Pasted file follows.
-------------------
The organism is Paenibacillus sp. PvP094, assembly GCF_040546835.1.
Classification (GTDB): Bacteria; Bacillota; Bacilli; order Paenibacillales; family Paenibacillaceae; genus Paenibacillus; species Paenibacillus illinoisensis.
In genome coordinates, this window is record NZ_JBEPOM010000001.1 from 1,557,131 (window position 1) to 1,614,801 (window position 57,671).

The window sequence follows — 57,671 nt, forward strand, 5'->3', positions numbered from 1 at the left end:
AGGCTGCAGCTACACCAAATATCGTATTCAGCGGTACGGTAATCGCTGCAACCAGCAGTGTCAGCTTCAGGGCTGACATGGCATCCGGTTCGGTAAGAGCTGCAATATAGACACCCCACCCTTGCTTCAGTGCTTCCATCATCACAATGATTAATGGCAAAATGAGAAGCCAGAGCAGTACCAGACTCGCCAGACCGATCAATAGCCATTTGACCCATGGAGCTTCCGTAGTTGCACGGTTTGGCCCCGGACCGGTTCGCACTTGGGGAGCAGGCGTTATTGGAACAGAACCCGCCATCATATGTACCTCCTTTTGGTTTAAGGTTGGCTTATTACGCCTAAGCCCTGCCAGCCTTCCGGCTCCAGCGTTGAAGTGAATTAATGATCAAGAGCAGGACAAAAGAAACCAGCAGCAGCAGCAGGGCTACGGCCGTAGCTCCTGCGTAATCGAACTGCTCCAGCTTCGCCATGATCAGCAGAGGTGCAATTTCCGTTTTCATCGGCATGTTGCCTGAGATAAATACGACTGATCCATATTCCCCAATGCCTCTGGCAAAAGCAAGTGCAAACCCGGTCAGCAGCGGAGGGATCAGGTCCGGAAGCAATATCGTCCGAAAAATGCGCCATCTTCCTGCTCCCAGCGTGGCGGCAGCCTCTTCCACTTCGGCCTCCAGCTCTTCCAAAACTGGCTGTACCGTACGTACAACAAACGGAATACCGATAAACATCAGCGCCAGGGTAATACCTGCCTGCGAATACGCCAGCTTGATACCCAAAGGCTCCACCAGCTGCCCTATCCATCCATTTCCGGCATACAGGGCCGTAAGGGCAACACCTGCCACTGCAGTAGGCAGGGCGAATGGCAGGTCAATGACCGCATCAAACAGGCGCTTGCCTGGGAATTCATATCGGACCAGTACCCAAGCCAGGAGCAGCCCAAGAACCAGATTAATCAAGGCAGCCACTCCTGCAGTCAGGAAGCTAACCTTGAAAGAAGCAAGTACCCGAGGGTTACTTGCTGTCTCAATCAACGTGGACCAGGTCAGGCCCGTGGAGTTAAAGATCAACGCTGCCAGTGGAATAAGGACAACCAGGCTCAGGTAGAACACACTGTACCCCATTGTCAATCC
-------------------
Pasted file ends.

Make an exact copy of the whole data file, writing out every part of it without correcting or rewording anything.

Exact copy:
The organism is Paenibacillus sp. PvP094, assembly GCF_040546835.1.
Classification (GTDB): Bacteria; Bacillota; Bacilli; order Paenibacillales; family Paenibacillaceae; genus Paenibacillus; species Paenibacillus illinoisensis.
In genome coordinates, this window is record NZ_JBEPOM010000001.1 from 1,557,131 (window position 1) to 1,614,801 (window position 57,671).

The window sequence follows — 57,671 nt, forward strand, 5'->3', positions numbered from 1 at the left end:
AGGCTGCAGCTACACCAAATATCGTATTCAGCGGTACGGTAATCGCTGCAACCAGCAGTGTCAGCTTCAGGGCTGACATGGCATCCGGTTCGGTAAGAGCTGCAATATAGACACCCCACCCTTGCTTCAGTGCTTCCATCATCACAATGATTAATGGCAAAATGAGAAGCCAGAGCAGTACCAGACTCGCCAGACCGATCAATAGCCATTTGACCCATGGAGCTTCCGTAGTTGCACGGTTTGGCCCCGGACCGGTTCGCACTTGGGGAGCAGGCGTTATTGGAACAGAACCCGCCATCATATGTACCTCCTTTTGGTTTAAGGTTGGCTTATTACGCCTAAGCCCTGCCAGCCTTCCGGCTCCAGCGTTGAAGTGAATTAATGATCAAGAGCAGGACAAAAGAAACCAGCAGCAGCAGCAGGGCTACGGCCGTAGCTCCTGCGTAATCGAACTGCTCCAGCTTCGCCATGATCAGCAGAGGTGCAATTTCCGTTTTCATCGGCATGTTGCCTGAGATAAATACGACTGATCCATATTCCCCAATGCCTCTGGCAAAAGCAAGTGCAAACCCGGTCAGCAGCGGAGGGATCAGGTCCGGAAGCAATATCGTCCGAAAAATGCGCCATCTTCCTGCTCCCAGCGTGGCGGCAGCCTCTTCCACTTCGGCCTCCAGCTCTTCCAAAACTGGCTGTACCGTACGTACAACAAACGGAATACCGATAAACATCAGCGCCAGGGTAATACCTGCCTGCGAATACGCCAGCTTGATACCCAAAGGCTCCACCAGCTGCCCTATCCATCCATTTCCGGCATACAGGGCCGTAAGGGCAACACCTGCCACTGCAGTAGGCAGGGCGAATGGCAGGTCAATGACCGCATCAAACAGGCGCTTGCCTGGGAATTCATATCGGACCAGTACCCAAGCCAGGAGCAGCCCAAGAACCAGATTAATCAAGGCAGCCACTCCTGCAGTCAGGAAGCTAACCTTGAAAGAAGCAAGTACCCGAGGGTTACTTGCTGTCTCAATCAACGTGGACCAGGTCAGGCCCGTGGAGTTAAAGATCAACGCTGCCAGTGGAATAAGGACAACCAGGCTCAGGTAGAACACACTGTACCCCATTGTCAATCC